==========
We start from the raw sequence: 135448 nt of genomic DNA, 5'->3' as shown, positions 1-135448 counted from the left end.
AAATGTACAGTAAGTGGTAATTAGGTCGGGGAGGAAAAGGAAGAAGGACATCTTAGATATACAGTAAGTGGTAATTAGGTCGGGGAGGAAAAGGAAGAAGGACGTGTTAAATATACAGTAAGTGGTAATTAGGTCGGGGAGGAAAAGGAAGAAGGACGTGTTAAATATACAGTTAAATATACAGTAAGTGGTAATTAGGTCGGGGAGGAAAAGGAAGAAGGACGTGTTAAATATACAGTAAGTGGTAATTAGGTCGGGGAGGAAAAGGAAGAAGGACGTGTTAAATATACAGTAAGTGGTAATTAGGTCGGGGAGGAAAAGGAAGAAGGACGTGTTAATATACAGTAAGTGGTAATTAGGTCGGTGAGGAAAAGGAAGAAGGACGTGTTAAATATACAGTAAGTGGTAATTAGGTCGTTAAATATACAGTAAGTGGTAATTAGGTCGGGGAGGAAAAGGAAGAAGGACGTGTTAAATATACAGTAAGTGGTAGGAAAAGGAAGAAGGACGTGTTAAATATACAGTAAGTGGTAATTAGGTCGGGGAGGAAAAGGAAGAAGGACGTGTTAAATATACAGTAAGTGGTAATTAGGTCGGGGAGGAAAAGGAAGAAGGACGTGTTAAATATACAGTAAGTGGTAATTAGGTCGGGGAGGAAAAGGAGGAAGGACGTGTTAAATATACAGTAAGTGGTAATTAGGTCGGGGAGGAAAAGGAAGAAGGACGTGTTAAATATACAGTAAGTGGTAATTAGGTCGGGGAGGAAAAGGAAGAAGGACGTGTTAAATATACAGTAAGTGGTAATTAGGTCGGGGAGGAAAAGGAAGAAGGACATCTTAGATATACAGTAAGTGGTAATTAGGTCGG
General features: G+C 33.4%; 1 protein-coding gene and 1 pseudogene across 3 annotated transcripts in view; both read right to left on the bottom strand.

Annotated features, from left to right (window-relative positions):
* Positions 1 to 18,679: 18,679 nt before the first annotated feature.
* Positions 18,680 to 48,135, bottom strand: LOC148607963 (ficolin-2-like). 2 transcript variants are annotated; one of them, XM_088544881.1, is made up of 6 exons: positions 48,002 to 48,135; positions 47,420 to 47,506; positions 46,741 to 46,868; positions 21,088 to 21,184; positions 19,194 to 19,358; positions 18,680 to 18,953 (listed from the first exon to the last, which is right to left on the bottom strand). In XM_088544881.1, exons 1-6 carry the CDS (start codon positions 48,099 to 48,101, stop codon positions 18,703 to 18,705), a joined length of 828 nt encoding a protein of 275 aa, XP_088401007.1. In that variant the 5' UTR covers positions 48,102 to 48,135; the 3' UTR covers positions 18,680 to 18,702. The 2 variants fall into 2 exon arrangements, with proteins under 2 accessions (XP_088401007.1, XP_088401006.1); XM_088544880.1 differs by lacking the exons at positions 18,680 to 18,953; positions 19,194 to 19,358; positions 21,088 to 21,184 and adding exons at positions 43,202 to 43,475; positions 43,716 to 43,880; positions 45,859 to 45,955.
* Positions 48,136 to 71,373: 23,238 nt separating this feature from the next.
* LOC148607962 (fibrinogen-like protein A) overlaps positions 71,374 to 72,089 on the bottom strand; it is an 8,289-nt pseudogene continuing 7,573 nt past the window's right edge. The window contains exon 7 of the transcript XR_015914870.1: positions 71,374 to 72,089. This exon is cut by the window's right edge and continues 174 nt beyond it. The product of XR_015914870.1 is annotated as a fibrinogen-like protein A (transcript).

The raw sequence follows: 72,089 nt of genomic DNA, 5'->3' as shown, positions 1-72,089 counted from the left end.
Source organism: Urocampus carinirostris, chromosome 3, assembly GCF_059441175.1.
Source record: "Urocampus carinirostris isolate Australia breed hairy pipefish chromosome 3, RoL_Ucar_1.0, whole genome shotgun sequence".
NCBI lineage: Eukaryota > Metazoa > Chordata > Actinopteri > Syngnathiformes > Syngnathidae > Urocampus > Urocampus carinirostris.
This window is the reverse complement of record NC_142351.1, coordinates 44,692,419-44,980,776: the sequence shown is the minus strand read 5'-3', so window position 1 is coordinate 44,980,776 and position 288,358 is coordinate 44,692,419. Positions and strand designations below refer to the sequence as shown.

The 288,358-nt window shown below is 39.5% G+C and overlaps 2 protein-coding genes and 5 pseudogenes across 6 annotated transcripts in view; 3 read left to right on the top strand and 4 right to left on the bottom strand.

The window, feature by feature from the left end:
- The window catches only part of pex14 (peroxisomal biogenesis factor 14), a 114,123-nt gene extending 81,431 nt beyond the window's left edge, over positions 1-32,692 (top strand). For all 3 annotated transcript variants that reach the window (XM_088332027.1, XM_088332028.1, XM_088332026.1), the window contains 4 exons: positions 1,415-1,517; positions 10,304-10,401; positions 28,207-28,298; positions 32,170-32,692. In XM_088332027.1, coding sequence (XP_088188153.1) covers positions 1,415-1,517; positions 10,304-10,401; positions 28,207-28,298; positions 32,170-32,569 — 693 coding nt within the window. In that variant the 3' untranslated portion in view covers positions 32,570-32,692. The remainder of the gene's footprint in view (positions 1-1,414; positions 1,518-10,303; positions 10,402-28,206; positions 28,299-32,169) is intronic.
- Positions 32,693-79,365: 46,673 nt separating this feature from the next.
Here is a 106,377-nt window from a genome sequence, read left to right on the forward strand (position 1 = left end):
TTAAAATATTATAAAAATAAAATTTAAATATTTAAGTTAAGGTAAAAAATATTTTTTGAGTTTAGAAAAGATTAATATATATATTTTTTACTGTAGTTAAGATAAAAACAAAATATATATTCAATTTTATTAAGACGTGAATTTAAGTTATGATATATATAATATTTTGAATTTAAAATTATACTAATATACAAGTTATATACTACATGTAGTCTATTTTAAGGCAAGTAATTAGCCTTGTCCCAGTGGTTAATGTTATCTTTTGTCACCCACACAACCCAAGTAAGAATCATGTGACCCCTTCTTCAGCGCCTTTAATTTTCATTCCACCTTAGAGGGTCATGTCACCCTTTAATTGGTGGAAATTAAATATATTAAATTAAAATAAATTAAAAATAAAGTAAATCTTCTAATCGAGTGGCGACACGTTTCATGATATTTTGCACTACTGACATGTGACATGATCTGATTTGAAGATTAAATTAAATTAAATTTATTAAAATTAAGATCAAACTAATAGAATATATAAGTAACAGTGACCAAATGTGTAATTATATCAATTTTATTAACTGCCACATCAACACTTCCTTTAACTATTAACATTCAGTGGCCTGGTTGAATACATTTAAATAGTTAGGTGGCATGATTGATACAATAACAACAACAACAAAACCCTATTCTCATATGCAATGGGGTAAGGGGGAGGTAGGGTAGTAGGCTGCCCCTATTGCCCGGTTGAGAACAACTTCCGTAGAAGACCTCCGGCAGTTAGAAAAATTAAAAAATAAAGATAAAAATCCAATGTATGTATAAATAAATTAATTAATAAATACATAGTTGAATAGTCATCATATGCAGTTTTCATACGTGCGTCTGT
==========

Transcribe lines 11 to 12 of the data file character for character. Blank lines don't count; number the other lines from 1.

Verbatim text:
Source record: "Urocampus carinirostris isolate Australia breed hairy pipefish chromosome 3, RoL_Ucar_1.0, whole genome shotgun sequence".
NCBI lineage: Eukaryota > Metazoa > Chordata > Actinopteri > Syngnathiformes > Syngnathidae > Urocampus > Urocampus carinirostris.